In 1962, at the encouragement of friends, Alyce and Larry Frank purchased, sight unseen, a 19th century Penitente morada in Arroyo Hondo. The unusual choice was to be their new home.
When the couple came to see their new purchase, their home in Los Angeles burned. So, by fate or circumstance, New Mexico became their permanent residence from that moment on.
Alyce Frank is an artist who refers to herself as a “Taos Expressionist.” An exhibition of portraits by that name is set to open with a reception Sunday (March 9), 1-4 p.m., at the Blumenschein Home and Museum, 222 Ledoux St.
In her work, Frank said in 1998 she is “not so concerned with the nuances of light. I use color for emotional reason, to create the kind of feeling I want in a painting,” according to Judith Kendall, a local art appraiser and consultant.
Although born in New Iberia, La. (the home of Tabasco sauce) in 1932, Frank spent her early years in Los Angeles and Oklahoma. She attended the University of Chicago at the age of 15 and graduated three years later. After college, she moved to Southern California to study at the University of Southern California-Los Angeles and there met Larry Frank, a young filmmaker and collector of primitive art.
She assisted Larry as an educational film editor. They married in 1953 and regularly explored the Southwest collecting American Indian art, which they said was accessible and affordable at that time.
Their children Ross, Melissa, and later Chad shared in their adventures. Larry Frank quickly became absorbed with the New Mexico lifestyle and began collecting Hispano American artifacts along with American Indian art. Alyce assisted and raised her family.
Looking for a personal avenue toward self-actualization after her family had grown, Kendall says that in 1973 Alyce Frank began a series of painting workshops. She studied four years with Ray Vinella and became friends with the group known as The Taos Six: Rod Goebel, Walk Gonske, Ron Barsano, Julian Robles, Robert Daughters and Vinella. Kendall says she quickly developed a unique, less illustrative, style. She often primed her canvases with red, using color for emotion, influenced by the fauves who depicted figure and landscape in a brilliant palette of non-representational color.
Later, she took workshops with Robert Ellis, Richard Diebenkorn, Fritz Scholder and Lee Mullican. For 28 years, she painted en plein aire weekly with Barbara Zaring, another influential Taos artist who currently works in abstraction. The two developed a deep personal relationship and an enduring connection to place.
Frank’s landscapes are defined by this sense of place, a strong sense of composition influenced by her skills at film editing and an emphasis on textured color. Her landscapes are a vibrant, primitive exuberance springing from the traditions of the fauves, German expressionists and Van Gogh.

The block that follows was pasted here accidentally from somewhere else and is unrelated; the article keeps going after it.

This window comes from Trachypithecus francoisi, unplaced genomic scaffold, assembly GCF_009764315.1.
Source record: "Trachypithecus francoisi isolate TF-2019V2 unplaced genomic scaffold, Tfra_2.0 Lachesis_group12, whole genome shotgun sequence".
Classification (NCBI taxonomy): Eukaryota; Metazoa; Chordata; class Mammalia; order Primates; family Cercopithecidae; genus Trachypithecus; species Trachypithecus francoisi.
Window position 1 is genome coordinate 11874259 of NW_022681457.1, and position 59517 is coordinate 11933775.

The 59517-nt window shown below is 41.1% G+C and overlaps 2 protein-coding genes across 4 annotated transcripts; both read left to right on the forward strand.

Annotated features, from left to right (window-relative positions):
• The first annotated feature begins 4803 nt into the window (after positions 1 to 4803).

Her work is internationally collected and has been the subject of more than 30 solo exhibitions, numerous museum exhibitions and dozens of publications, including the 1999 book “The Magical Realism of Alyce Frank” by Joseph Dispenza, published by New Mexico Magazine Press.
When cold weather discouraged painting out doors, she invited friends from Taos, the village of Arroyo Hondo or Taos Pueblo and her family to her studio where she painted their portraits. In the same tradition as her landscapes she said, “I don’t paint what the person really looks like, but what the person looks like to me.”
She senses the person on that day, feels the meeting and communicates that feeling through the portraiture, Kendall says. The result is a depiction of what the subject may have been experiencing, their condition on that day rather than an illustrative or realistic account.
As an example from this exhibition, in the painting “Jane in a Certain Way” the subject’s deep green eyes are direct, emotional, almost glaring. There are puzzled furrows above the eyes and an almost defiant smile. The subject of the portrait was experiencing cancer, had lost her hair as a result of the treatment and was indeed “in a certain way.” The feeling appears as one of puzzlement, defiance in exposing herself to the painter and strength of character, exemplified by this person, Kendall explains.
The portraits are most often psychological abstractions rather than an illustrative depiction. They are expressive, sometimes alarming, always characterized by Frank’s bold use of color. As with the example given, the portraits often mirror a particular characteristic of the subject.
The Blumenschein exhibition is a rarely viewed, important aspect of Frank’s works and presents portraiture of many individuals from the Taos area, spanning the late 1970s into 2005, Kendall concludes.
“Alyce Frank Taos Expressionist” continues through May 3. Call (575) 758-0505. The exhibition may also be viewed online at Judithkendall.com, exhibition page.